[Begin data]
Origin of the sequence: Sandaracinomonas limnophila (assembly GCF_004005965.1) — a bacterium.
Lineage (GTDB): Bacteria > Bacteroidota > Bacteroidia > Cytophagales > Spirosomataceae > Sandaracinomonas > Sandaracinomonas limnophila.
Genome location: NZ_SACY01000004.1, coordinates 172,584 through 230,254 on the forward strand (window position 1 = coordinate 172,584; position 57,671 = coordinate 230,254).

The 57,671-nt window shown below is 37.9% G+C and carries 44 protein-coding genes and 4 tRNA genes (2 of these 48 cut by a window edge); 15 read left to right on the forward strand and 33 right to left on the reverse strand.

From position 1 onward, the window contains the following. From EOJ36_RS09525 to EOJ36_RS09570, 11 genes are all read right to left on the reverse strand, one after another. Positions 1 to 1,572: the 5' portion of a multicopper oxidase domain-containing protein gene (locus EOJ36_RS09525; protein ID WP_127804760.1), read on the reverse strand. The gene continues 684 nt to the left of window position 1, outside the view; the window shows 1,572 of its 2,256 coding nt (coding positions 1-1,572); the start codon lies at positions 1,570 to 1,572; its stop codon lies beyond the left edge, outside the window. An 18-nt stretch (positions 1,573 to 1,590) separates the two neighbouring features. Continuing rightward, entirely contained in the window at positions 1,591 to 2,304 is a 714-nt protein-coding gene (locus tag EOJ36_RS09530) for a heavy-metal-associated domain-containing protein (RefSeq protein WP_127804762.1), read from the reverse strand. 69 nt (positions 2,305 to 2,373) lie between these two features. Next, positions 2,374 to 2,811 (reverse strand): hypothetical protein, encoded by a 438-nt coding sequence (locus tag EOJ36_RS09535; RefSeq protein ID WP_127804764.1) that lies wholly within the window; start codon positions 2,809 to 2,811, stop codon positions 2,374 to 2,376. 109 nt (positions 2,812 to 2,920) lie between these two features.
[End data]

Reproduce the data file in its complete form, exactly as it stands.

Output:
Origin of the sequence: Sandaracinomonas limnophila (assembly GCF_004005965.1) — a bacterium.
Lineage (GTDB): Bacteria > Bacteroidota > Bacteroidia > Cytophagales > Spirosomataceae > Sandaracinomonas > Sandaracinomonas limnophila.
Genome location: NZ_SACY01000004.1, coordinates 172,584 through 230,254 on the forward strand (window position 1 = coordinate 172,584; position 57,671 = coordinate 230,254).

The 57,671-nt window shown below is 37.9% G+C and carries 44 protein-coding genes and 4 tRNA genes (2 of these 48 cut by a window edge); 15 read left to right on the forward strand and 33 right to left on the reverse strand.

From position 1 onward, the window contains the following. From EOJ36_RS09525 to EOJ36_RS09570, 11 genes are all read right to left on the reverse strand, one after another. Positions 1 to 1,572: the 5' portion of a multicopper oxidase domain-containing protein gene (locus EOJ36_RS09525; protein ID WP_127804760.1), read on the reverse strand. The gene continues 684 nt to the left of window position 1, outside the view; the window shows 1,572 of its 2,256 coding nt (coding positions 1-1,572); the start codon lies at positions 1,570 to 1,572; its stop codon lies beyond the left edge, outside the window. An 18-nt stretch (positions 1,573 to 1,590) separates the two neighbouring features. Continuing rightward, entirely contained in the window at positions 1,591 to 2,304 is a 714-nt protein-coding gene (locus tag EOJ36_RS09530) for a heavy-metal-associated domain-containing protein (RefSeq protein WP_127804762.1), read from the reverse strand. 69 nt (positions 2,305 to 2,373) lie between these two features. Next, positions 2,374 to 2,811 (reverse strand): hypothetical protein, encoded by a 438-nt coding sequence (locus tag EOJ36_RS09535; RefSeq protein ID WP_127804764.1) that lies wholly within the window; start codon positions 2,809 to 2,811, stop codon positions 2,374 to 2,376. 109 nt (positions 2,812 to 2,920) lie between these two features.